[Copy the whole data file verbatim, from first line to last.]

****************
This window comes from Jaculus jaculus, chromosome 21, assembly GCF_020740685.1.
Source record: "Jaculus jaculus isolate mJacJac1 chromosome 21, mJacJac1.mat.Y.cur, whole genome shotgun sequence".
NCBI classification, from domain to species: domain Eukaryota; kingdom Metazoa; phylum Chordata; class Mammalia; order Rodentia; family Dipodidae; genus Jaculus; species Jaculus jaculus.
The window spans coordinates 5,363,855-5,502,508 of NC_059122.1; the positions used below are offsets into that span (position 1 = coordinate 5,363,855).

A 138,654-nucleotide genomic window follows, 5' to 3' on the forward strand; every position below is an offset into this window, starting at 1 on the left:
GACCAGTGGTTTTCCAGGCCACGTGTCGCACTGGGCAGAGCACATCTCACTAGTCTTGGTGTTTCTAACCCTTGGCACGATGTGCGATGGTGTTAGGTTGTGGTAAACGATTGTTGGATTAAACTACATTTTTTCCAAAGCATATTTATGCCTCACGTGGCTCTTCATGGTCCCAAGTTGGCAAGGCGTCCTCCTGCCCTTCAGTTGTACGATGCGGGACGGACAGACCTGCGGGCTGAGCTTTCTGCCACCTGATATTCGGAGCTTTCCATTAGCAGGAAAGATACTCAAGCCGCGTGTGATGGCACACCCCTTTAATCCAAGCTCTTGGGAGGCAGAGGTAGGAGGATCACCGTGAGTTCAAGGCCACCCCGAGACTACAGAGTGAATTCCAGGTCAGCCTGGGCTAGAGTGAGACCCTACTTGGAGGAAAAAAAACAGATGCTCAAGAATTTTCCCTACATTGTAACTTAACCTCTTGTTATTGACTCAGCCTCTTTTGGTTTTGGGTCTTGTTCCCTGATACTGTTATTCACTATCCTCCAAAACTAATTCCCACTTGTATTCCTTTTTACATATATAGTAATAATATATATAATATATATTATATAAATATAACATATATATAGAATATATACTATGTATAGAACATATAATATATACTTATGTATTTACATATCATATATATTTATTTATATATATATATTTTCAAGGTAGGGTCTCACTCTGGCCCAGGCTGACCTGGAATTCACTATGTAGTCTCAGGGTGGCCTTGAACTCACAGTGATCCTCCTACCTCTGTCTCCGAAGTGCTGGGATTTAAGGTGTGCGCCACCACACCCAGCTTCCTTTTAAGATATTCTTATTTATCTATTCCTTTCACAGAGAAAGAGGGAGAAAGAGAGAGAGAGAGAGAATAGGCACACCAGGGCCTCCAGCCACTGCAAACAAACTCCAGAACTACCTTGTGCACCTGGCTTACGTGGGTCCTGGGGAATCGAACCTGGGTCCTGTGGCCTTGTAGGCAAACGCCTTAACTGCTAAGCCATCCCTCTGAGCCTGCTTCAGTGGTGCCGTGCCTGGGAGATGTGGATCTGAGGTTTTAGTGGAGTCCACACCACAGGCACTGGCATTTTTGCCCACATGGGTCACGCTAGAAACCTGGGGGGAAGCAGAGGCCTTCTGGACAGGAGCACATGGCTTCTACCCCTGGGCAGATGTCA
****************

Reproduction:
This window comes from Jaculus jaculus, chromosome 21, assembly GCF_020740685.1.
Source record: "Jaculus jaculus isolate mJacJac1 chromosome 21, mJacJac1.mat.Y.cur, whole genome shotgun sequence".
NCBI classification, from domain to species: domain Eukaryota; kingdom Metazoa; phylum Chordata; class Mammalia; order Rodentia; family Dipodidae; genus Jaculus; species Jaculus jaculus.
The window spans coordinates 5,363,855-5,502,508 of NC_059122.1; the positions used below are offsets into that span (position 1 = coordinate 5,363,855).

A 138,654-nucleotide genomic window follows, 5' to 3' on the forward strand; every position below is an offset into this window, starting at 1 on the left:
GACCAGTGGTTTTCCAGGCCACGTGTCGCACTGGGCAGAGCACATCTCACTAGTCTTGGTGTTTCTAACCCTTGGCACGATGTGCGATGGTGTTAGGTTGTGGTAAACGATTGTTGGATTAAACTACATTTTTTCCAAAGCATATTTATGCCTCACGTGGCTCTTCATGGTCCCAAGTTGGCAAGGCGTCCTCCTGCCCTTCAGTTGTACGATGCGGGACGGACAGACCTGCGGGCTGAGCTTTCTGCCACCTGATATTCGGAGCTTTCCATTAGCAGGAAAGATACTCAAGCCGCGTGTGATGGCACACCCCTTTAATCCAAGCTCTTGGGAGGCAGAGGTAGGAGGATCACCGTGAGTTCAAGGCCACCCCGAGACTACAGAGTGAATTCCAGGTCAGCCTGGGCTAGAGTGAGACCCTACTTGGAGGAAAAAAAACAGATGCTCAAGAATTTTCCCTACATTGTAACTTAACCTCTTGTTATTGACTCAGCCTCTTTTGGTTTTGGGTCTTGTTCCCTGATACTGTTATTCACTATCCTCCAAAACTAATTCCCACTTGTATTCCTTTTTACATATATAGTAATAATATATATAATATATATTATATAAATATAACATATATATAGAATATATACTATGTATAGAACATATAATATATACTTATGTATTTACATATCATATATATTTATTTATATATATATATTTTCAAGGTAGGGTCTCACTCTGGCCCAGGCTGACCTGGAATTCACTATGTAGTCTCAGGGTGGCCTTGAACTCACAGTGATCCTCCTACCTCTGTCTCCGAAGTGCTGGGATTTAAGGTGTGCGCCACCACACCCAGCTTCCTTTTAAGATATTCTTATTTATCTATTCCTTTCACAGAGAAAGAGGGAGAAAGAGAGAGAGAGAGAGAATAGGCACACCAGGGCCTCCAGCCACTGCAAACAAACTCCAGAACTACCTTGTGCACCTGGCTTACGTGGGTCCTGGGGAATCGAACCTGGGTCCTGTGGCCTTGTAGGCAAACGCCTTAACTGCTAAGCCATCCCTCTGAGCCTGCTTCAGTGGTGCCGTGCCTGGGAGATGTGGATCTGAGGTTTTAGTGGAGTCCACACCACAGGCACTGGCATTTTTGCCCACATGGGTCACGCTAGAAACCTGGGGGGAAGCAGAGGCCTTCTGGACAGGAGCACATGGCTTCTACCCCTGGGCAGATGTCA